The Age of Enlightenment initiated the modification and, sometimes, the abolition of torture and inhumane treatment by the state. This was no doubt due not only to the realization that such a line of action is inhumane, but also to the fact that trials by inquisition ( prevailing at that time) were increasingly subject to criticism. As a consequence, the main goal of torture (to extort a confession at any price) lost importance.

Despite these advances, various codes of criminal procedure in the nineteenth century still stipulated that an accused who refused to disclose information or who denied facts was to be either caned or imprisoned in chains. Indeed, some of these codes or their relevant provisions remained in effect until almost the mid-twentieth century. The renaissance of torture and inhumane treatment of criminals under the auspices of authoritarian or totalitarian state systems, particularly under the national socialist regime during World War II, shocked the entire international community and intensified efforts towards recognition of antitorture standards, protection of vulnerable people and rehabilitation of victim survivors.

3. International Conventions And Control Mechanisms

Although the prohibition of torture has been effective as imperative international customary law since about the end of World War II, and despite the fact that Art. 5 of the Declaration of Human Rights of December 10, 1948 explicitly includes this prohibition, torture and other kinds of serious ill-treatment of detainees are still rather common and, in some parts of the world, an everyday occurrence. Many victims are tortured with modern technology (‘high-tech torture’), at times even under medical supervision, while some are subjected to ‘isolation torture.’ These modern methods of torture are unique because they do not leave visible marks. Torture has taken on a more psychological character, causing permanent mental disorder in the victim. Ill-treatment has therefore become rather difficult to ascertain and to verify. Thus, the need to advocate the prevention of torture and the protection of human rights remains acute.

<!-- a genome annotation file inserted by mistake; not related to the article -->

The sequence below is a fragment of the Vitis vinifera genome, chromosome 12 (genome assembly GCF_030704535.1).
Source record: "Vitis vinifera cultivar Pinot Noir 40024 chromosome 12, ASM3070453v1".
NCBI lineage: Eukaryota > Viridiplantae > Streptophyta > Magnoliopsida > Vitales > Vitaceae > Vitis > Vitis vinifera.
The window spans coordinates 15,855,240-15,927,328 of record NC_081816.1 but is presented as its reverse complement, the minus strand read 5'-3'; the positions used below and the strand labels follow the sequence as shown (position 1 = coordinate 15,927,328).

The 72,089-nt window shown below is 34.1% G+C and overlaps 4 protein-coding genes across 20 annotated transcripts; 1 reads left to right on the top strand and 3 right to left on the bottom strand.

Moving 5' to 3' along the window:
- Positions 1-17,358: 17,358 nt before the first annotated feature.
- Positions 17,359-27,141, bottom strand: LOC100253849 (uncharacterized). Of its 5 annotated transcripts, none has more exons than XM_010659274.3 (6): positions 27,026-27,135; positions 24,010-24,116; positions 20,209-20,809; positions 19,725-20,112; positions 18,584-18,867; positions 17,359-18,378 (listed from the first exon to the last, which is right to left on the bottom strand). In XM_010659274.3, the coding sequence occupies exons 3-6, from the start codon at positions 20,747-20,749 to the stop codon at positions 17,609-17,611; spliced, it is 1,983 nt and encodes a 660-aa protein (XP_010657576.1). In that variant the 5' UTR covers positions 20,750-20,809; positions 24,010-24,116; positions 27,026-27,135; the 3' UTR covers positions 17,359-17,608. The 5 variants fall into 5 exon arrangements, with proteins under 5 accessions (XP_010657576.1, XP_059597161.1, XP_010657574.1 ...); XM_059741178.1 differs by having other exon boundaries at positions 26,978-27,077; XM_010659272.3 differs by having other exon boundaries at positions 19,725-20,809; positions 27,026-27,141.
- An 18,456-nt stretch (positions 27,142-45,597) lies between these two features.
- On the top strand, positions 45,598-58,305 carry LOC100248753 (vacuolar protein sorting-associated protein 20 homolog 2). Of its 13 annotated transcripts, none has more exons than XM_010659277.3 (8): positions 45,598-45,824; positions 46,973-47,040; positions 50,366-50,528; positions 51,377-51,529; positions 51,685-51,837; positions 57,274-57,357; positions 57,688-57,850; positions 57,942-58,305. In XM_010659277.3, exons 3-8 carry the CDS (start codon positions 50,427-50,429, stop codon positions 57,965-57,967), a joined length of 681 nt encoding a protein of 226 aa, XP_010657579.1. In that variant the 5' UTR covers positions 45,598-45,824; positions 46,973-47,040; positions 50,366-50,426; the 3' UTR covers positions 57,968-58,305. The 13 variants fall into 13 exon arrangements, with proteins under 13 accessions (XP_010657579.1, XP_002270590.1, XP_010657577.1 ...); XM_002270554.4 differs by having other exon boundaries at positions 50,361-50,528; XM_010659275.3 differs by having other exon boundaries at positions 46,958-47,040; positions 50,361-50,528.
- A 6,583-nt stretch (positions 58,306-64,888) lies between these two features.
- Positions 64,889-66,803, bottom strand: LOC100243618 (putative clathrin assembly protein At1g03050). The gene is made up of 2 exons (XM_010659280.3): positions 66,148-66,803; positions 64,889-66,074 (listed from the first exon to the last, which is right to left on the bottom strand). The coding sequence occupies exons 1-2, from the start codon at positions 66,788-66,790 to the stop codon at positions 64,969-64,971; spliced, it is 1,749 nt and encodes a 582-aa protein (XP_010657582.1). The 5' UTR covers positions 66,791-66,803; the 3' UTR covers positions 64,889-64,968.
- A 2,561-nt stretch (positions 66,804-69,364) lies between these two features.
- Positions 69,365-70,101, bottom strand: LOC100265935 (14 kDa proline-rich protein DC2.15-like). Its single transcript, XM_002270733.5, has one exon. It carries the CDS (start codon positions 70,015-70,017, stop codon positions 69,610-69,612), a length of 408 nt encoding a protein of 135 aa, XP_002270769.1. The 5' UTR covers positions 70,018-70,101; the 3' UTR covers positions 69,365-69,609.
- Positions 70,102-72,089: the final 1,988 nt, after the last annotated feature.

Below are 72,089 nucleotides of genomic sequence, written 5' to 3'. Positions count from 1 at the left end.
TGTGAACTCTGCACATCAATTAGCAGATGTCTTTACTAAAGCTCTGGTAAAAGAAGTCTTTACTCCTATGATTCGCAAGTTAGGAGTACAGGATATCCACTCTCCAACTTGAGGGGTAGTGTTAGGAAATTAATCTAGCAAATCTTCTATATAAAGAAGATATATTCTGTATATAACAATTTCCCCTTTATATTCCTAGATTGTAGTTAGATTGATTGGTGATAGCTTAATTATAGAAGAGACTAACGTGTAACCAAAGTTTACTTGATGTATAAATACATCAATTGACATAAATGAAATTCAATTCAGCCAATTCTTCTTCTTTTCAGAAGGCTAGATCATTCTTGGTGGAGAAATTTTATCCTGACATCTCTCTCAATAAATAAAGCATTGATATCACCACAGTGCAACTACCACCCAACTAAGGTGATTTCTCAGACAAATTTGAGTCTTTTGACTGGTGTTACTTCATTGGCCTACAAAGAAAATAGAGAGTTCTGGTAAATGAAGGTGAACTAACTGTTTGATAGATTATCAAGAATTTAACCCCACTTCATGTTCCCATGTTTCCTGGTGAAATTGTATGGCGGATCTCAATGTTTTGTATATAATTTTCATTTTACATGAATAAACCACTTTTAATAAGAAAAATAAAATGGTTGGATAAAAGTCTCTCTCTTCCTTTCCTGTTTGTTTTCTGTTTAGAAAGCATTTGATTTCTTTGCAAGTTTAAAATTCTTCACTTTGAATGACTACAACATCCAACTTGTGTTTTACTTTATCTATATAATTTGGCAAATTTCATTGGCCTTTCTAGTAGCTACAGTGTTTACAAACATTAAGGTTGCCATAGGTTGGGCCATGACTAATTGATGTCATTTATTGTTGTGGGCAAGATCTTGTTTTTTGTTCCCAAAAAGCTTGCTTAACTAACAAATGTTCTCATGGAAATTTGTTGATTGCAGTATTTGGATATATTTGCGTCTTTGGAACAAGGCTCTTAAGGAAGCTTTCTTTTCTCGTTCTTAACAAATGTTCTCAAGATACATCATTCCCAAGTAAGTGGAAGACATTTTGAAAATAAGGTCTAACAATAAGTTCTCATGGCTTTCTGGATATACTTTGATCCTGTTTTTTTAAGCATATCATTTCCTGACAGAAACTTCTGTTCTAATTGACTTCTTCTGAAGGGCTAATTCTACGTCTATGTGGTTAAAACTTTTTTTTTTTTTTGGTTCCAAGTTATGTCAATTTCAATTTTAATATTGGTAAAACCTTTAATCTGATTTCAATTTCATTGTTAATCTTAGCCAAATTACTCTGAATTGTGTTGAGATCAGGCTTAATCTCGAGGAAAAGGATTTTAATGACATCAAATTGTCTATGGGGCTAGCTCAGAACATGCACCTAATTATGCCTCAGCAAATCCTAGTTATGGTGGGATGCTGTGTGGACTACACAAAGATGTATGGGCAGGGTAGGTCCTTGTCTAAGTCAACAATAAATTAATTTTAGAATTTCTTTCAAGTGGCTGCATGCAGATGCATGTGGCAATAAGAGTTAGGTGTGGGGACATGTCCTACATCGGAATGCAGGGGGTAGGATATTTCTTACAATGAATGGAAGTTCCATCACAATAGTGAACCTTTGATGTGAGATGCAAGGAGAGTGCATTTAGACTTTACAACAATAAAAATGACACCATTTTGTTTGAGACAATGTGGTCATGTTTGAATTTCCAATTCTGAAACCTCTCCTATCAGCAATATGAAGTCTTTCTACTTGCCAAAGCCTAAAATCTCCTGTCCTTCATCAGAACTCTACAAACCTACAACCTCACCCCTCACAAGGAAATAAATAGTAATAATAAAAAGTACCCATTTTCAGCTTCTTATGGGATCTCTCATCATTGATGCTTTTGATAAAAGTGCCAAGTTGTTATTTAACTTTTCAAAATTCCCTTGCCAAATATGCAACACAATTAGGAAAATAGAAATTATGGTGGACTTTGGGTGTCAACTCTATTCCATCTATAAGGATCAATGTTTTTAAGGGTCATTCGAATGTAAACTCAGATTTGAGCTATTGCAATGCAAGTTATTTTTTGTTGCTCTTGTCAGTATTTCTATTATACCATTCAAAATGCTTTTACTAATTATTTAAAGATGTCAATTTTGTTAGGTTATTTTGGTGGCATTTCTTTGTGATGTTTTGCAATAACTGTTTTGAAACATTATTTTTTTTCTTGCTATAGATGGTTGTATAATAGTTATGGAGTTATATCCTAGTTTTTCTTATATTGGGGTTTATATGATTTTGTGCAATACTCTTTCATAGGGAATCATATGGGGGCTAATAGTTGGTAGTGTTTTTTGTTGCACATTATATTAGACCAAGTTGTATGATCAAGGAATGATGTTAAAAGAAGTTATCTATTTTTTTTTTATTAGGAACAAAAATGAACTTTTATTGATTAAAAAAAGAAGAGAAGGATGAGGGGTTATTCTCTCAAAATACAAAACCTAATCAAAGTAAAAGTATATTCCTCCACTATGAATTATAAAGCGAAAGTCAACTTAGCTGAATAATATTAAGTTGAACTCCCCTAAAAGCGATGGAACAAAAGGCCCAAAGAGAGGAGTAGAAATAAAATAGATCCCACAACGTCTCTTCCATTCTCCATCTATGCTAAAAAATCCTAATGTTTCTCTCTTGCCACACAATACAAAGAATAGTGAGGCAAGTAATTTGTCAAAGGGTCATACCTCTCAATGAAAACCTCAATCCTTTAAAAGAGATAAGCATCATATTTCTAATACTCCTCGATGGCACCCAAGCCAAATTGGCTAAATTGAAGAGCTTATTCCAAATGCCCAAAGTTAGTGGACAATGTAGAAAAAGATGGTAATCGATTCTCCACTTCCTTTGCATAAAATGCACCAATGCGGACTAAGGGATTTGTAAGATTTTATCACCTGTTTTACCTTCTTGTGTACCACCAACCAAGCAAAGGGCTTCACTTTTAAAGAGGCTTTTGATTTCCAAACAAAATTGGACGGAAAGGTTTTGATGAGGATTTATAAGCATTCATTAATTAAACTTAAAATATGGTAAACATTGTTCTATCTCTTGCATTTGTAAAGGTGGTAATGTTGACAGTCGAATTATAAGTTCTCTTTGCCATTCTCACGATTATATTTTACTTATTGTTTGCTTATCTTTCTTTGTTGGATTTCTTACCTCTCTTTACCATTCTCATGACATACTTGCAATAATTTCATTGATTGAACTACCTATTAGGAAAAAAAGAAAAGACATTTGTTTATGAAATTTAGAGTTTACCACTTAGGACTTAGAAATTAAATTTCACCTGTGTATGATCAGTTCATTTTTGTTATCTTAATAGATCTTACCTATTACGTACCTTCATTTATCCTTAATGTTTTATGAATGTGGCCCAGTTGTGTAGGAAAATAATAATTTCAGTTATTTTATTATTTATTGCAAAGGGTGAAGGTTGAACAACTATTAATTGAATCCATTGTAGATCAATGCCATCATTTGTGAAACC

The international community is developing control mechanisms and counter-measures against torture.

The United Nations and the Council of Europe have increased their efforts to combat torture and other forms of ill-treatment by the introduction of special control mechanisms (cf. Bank 1996, pp. 9 et seq., 19 et seq., 381 et seq.). Art. 7 of the International Covenant on Civil and Political Rights of December 19, 1966 and Art. 3 of the European Convention for the Protection of Human Rights and Fundamental Freedoms of November 4, 1950 (European Human Rights Convention, EHRC), which have legal force at least in all European states. Both explicitly guarantee the protection of detainees from torture and from in-human or degrading treatment or punishment. In order to assure the fundamental freedoms under the conditions of deprivation of liberty, the adoption of a supplementary protocol to the EHRC is currently being discussed. If adopted, this provision is intended to strengthen the legal position of detained persons.